How China Managed Covid-19; Challenges, and Learnings for Pakistan

By Team BitBol,

Dealing with a contagious disease when it hits for the first time is not easy for any country, and
given the circumstances, China’s response was swift and effective. The epidemic, which later
turned into a pandemic of this magnitude, was unprecedented for this generation and in the
initial days, it was hard to even discover the cause of its spread.
The drastic measures taken by the Chinese administration were pivotal to prevent the possibly-
most-fatal humanitarian crisis of the recent past. It was not a single action but a series of
coherent actions that involved strict administration and economic decisions, robust
infrastructure building to fight the virus and intense research work to come up with a
prevention plan.
In late December 2019, Wuhan Center for Disease Control and Prevention (CDC) in central
China’s Hubei Province detected cases of pneumonia of unknown cause. And on the 30th
December, the Wuhan Municipal Health Commission issued an urgent notification to medical
institutions under its jurisdiction, ordering efforts to appropriately treat patients suffering from
an unknown kind of pneumonia.
On 31st December, the National Health Commission (NHC) of China made arrangements,
sending a working group and an expert team to Wuhan, to guide epidemic response and
conduct on-site investigations. During the next few days, a health manual was issued to treat
patients suffering from the virus, the WHO and US health authorities were informed about the
outbreak.
Research institutions including the Wuhan Institute of Virology (WIV) developed testing kits on
10 th January and Wuhan City conducted tests of all relevant cases, admitted at hospitals in the
city. Though it was not part of the WHO health and security protocol, Wuhan epidemic
prevention and control headquarters issued a notice to shut down the city’s roads, airports and
railway stations from 10 am on Jan 23.
On an emergency notice, the Ministry of Transport demanded suspension of passenger traffic
coming into Wuhan by road or by waterways.
Within days, the administration constructed hospitals, factories were producing PPE kits for
health professionals, and a whole procedure was evolved to tackle the virus spread. Millions of
people were quarantined in their houses, showing the world a way to stop the spread of the
virus.
Additionally, many areas across China adopted a closed management system on a community-
basis. In most of the areas where this came into effect, villages, communities, and units kept
one entrance and exit point open. The movement of each household was restricted to a certain
number.
All supplies of basic amenities were ensured for the people restricted to the areas of strict
lockdown. In addition to this, the Chinese people worked hand-in-hand with the government to

ensure implementation of the SOPs and obeyed strict lockdowns; consequently, China was able
to curb the virus spread at a very early stage.
The pandemic shook the Chinese economy badly, as it contracted for the first time in 40 years,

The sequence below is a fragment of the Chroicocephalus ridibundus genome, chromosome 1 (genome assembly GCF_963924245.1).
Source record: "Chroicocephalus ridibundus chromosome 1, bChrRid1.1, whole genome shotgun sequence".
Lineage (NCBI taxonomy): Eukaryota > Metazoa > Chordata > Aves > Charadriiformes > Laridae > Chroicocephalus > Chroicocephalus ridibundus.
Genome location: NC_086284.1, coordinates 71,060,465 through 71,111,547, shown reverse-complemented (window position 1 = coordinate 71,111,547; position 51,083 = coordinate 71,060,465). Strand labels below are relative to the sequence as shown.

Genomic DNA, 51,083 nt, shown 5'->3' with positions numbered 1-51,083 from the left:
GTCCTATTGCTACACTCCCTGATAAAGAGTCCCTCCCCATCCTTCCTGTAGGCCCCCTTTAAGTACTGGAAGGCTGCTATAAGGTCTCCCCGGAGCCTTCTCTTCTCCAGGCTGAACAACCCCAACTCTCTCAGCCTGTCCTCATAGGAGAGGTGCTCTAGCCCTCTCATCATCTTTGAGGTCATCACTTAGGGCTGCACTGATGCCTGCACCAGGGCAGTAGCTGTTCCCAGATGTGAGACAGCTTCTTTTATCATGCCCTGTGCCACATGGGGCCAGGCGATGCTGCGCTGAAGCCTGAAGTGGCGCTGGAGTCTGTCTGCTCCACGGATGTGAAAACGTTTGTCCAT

specifically in Q1 2020, but sharply bounced back in Q2 with resumption of business activities.
Chinese GDP growth rate in 2019 was around 6%; but is estimated to be around 1.2% in 2020,
although reports suggest that it most likely to bounce back in 2021.
Chinese government has announced a huge fiscal stimulus of around 4.2 trillion Yuan, which
makes it around 4% of the GDP; aimed at epidemic prevention/control, unemployment
insurance, tax relief, public investment and to boost businesses activity in general.
Similarly, Pakistani government announced a stimulus package of around Rs. 1200 billion under
Ehsaas program to support the underserved communities, providing them Rs. 12,000 for three
months to cater to their basic needs, especially the families who had lost their livelihoods amid
continued lockdowns. Additionally, SBP drastically cut the interest rate and offered loans to
companies on reduced mark-up rates, for them to be able to pay salaries to their employees.
However, the already ailing Pakistani economy with an already meager 1.9% GDP growth rate
was further hurt by Covid-19, as the growth rate further slid to -0.4%, showing contraction for
the first time since 50’s. 2021 shows a slight ray of hope as IMF has projected a return of
positive growth for the country.
Following the Chinese model, we can fight the pandemic, but we Pakistanis have to adapt to
keep a coexistence with the pandemic for the time being. Things have changed a lot since the
Corona-virus first surfaced. The earlier goal was to overcome it and return to normalcy. But
now it is an established fact that it cannot be wiped out and we have to live with it at least for a
few more years. The obvious question is how?
The most common cause of its spread is the human to human interaction that allows the virus
to enter into the respiratory system of a person from another. It is also caused by touching
infected items, surfaces, etc.
The guidance is there, so we know what to do to avoid the contraction:
 Keep a safe distance from all the people you interact with
 Cover your mouth and nose with a face mask
 Don’t touch your eyes, nose and mouth
 Keep washing your hands or sanitizing them
 Avoid gatherings
 Don’t shake hands
 Take care of personal hygiene
 Don’t touch things when outside of your home
By adopting these easy practices, we will be able to cope with Corona-virus and keep the wheel
of life moving.

About Ali Raza

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